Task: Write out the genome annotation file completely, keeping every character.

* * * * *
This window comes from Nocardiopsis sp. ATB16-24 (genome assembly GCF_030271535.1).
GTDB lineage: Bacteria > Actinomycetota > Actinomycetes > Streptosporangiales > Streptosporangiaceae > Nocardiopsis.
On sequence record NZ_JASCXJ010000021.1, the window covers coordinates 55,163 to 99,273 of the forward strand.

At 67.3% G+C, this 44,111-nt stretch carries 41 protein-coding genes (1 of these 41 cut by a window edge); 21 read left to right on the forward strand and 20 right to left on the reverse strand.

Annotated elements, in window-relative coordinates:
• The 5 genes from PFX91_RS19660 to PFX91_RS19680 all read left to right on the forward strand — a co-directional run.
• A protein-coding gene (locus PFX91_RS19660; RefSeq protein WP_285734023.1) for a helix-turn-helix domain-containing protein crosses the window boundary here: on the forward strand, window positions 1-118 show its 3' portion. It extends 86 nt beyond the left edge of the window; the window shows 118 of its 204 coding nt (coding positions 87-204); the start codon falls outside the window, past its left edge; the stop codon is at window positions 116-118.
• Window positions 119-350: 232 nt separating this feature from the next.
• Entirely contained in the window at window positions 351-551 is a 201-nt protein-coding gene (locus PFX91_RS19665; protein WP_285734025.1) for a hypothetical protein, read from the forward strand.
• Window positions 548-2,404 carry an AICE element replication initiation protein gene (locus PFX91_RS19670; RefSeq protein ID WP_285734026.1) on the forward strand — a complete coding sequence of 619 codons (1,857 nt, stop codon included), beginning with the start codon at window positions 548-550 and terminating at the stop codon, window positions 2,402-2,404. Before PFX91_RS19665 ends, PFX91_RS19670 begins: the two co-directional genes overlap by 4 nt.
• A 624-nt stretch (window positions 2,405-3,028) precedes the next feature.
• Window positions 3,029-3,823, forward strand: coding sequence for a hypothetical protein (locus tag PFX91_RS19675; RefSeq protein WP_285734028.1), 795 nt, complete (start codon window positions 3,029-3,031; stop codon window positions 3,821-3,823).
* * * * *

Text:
This window comes from Nocardiopsis sp. ATB16-24 (genome assembly GCF_030271535.1).
GTDB lineage: Bacteria > Actinomycetota > Actinomycetes > Streptosporangiales > Streptosporangiaceae > Nocardiopsis.
On sequence record NZ_JASCXJ010000021.1, the window covers coordinates 55,163 to 99,273 of the forward strand.

At 67.3% G+C, this 44,111-nt stretch carries 41 protein-coding genes (1 of these 41 cut by a window edge); 21 read left to right on the forward strand and 20 right to left on the reverse strand.

Annotated elements, in window-relative coordinates:
• The 5 genes from PFX91_RS19660 to PFX91_RS19680 all read left to right on the forward strand — a co-directional run.
• A protein-coding gene (locus PFX91_RS19660; RefSeq protein WP_285734023.1) for a helix-turn-helix domain-containing protein crosses the window boundary here: on the forward strand, window positions 1-118 show its 3' portion. It extends 86 nt beyond the left edge of the window; the window shows 118 of its 204 coding nt (coding positions 87-204); the start codon falls outside the window, past its left edge; the stop codon is at window positions 116-118.
• Window positions 119-350: 232 nt separating this feature from the next.
• Entirely contained in the window at window positions 351-551 is a 201-nt protein-coding gene (locus PFX91_RS19665; protein WP_285734025.1) for a hypothetical protein, read from the forward strand.
• Window positions 548-2,404 carry an AICE element replication initiation protein gene (locus PFX91_RS19670; RefSeq protein ID WP_285734026.1) on the forward strand — a complete coding sequence of 619 codons (1,857 nt, stop codon included), beginning with the start codon at window positions 548-550 and terminating at the stop codon, window positions 2,402-2,404. Before PFX91_RS19665 ends, PFX91_RS19670 begins: the two co-directional genes overlap by 4 nt.
• A 624-nt stretch (window positions 2,405-3,028) precedes the next feature.
• Window positions 3,029-3,823, forward strand: coding sequence for a hypothetical protein (locus tag PFX91_RS19675; RefSeq protein WP_285734028.1), 795 nt, complete (start codon window positions 3,029-3,031; stop codon window positions 3,821-3,823).